There are many routes that can be taken when a musician or band stand at the beginning of their journey. Most of them will lead no further than the local pub circuit and back in to regular employment but there are just one or two that are paved with gold.
Whatever the route taken, it is very unusual for success to be instant and even the sight of a record deal can be pretty rare no matter how talented you may be. So what happens when an artists turns down a deal so that they can look at a ‘do-it-yourself’ option?
Lucy Kitchen, the singer-songwriter from Southampton, did just that and as her debut album ‘Waking’ garners rave reviews and has propelled her to a slot on the Glastonbury Festival bill, the question is, ‘How did her DIY method succeed so spectacularly?’
The answer couldn’t be more straightforward. “I had a really clear vision,” explains Lucy, “of how I wanted it all to turn out as far as the music and the presentation. It just seemed to make sense to release it myself.”
This wasn’t a situation upon which the folk-inspired singer was forced in to. “I had a couple of smaller labels interested in putting my album out but as I’d funded the recording myself mainly through gigs and painting a friend’s basement. The main deciding factor though was having complete artistic control.”
With the decision made, where do you start when you’ve bypassed the music industry to release your work upon the world? It wasn’t straightforward, that’s for certain.
“It was a big learning process!” Said Lucy, “I was keen to make sure I’d set everything up properly and there is a lot of conflicting information available online, which wasn’t always helpful!”
Eventually Lucy found the right path and the process started to gather momentum. “The album was finished and mastered in the September and was released the following March so it took a few months – a lot of which was doing the artwork, which I designed myself though I probably wouldn’t do this again to be honest!”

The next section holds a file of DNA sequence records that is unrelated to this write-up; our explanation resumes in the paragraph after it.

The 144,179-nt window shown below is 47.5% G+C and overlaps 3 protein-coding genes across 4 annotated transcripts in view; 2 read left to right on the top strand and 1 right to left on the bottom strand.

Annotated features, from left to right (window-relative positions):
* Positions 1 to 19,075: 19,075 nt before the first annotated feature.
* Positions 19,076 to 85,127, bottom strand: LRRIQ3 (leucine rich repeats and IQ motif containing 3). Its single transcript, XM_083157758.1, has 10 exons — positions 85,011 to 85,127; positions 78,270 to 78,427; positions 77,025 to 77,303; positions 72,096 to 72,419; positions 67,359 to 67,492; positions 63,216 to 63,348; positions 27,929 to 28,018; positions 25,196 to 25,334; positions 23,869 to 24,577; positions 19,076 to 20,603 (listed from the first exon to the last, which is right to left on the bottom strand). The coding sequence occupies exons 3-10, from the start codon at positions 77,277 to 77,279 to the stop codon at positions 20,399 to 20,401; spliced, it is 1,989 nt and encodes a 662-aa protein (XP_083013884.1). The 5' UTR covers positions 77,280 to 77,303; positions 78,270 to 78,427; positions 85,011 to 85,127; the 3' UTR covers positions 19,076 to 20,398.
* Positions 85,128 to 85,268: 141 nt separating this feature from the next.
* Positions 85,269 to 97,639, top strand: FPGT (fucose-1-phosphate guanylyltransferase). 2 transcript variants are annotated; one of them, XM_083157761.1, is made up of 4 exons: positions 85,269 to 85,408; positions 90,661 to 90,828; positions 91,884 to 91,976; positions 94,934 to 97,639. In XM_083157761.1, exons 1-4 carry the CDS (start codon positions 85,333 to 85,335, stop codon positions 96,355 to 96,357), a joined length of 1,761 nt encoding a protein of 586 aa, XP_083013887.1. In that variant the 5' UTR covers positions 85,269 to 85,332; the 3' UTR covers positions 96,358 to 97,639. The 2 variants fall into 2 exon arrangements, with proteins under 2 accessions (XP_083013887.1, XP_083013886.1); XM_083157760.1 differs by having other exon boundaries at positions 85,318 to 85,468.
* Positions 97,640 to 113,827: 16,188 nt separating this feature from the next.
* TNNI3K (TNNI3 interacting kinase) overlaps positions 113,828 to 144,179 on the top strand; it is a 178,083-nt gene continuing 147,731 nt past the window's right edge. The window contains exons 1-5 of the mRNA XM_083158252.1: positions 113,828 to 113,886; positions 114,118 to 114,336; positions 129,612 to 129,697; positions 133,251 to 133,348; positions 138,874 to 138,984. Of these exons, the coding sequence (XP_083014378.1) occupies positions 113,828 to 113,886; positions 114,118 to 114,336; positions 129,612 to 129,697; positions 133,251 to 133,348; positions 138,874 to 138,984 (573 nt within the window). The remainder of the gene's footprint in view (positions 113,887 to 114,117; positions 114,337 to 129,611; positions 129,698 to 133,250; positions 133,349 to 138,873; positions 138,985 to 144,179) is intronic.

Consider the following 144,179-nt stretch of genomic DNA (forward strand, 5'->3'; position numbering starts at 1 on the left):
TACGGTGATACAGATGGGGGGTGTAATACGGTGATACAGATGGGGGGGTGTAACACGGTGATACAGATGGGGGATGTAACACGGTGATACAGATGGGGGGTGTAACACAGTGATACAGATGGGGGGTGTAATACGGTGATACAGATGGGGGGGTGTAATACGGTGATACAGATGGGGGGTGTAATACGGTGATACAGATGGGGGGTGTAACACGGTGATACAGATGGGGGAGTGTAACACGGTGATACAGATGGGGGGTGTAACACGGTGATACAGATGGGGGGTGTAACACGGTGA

So with the music and artwork in the can, so to speak, it was just a matter of getting the CD mass produced, or least to a quantity to make it a viable project.
“I wanted it in a digipack format with a lyric booklet for a price I was happy,” explained Lucy, “thankfully I found Alpha Duplication and they would do a number of CD’s and were hugely helpful.”
So with the production sorted it was the nitty-gritty that tied up Lucy’s time as the process of registering her album almost became a insurmountable sticking point.
“Trying to find information on how to do things, particularly around ISRC codes, was frustrating and then getting set up with all the rights bodies for registering the album tracks took weeks. These were all the not so interesting bits!”
The release of ‘Waking’ set Lucy Kitchen on the way to places where she hadn’t previously thought possible. The almost casual decision to enter the entrancing ‘Blue Skies’ in to Glastonbury Festival’s Emerging Talent has triggered a snowballing effect of interest in Lucy as she was selected for the final and subsequently a slot on the Avalon Stage at the world’s greatest festival.
It hasn’t stopped there as the Cambridge Folk Festival came knocking and now Lucy is on the precipice of a success that she hadn’t dreamed off when recording her tracks last year, especially as sales of her album have started to gather momentum.
“I need to do a re-press in the next couple of weeks as I’ve nearly sold out so I can’t complain!” Said Lucy, “I’ve had another little flurry of sales with the Glastonbury Emerging Talent Finals and gigs I’ve had on around that which is always nice.”
Lucy Kitchen hasn’t ruled out continuing down her DIY route for further releases despite the admin side being a little tortuous but until then she will enjoy riding the wave of her new found popularity, that will only increase the deeper she goes in to the summer festival season.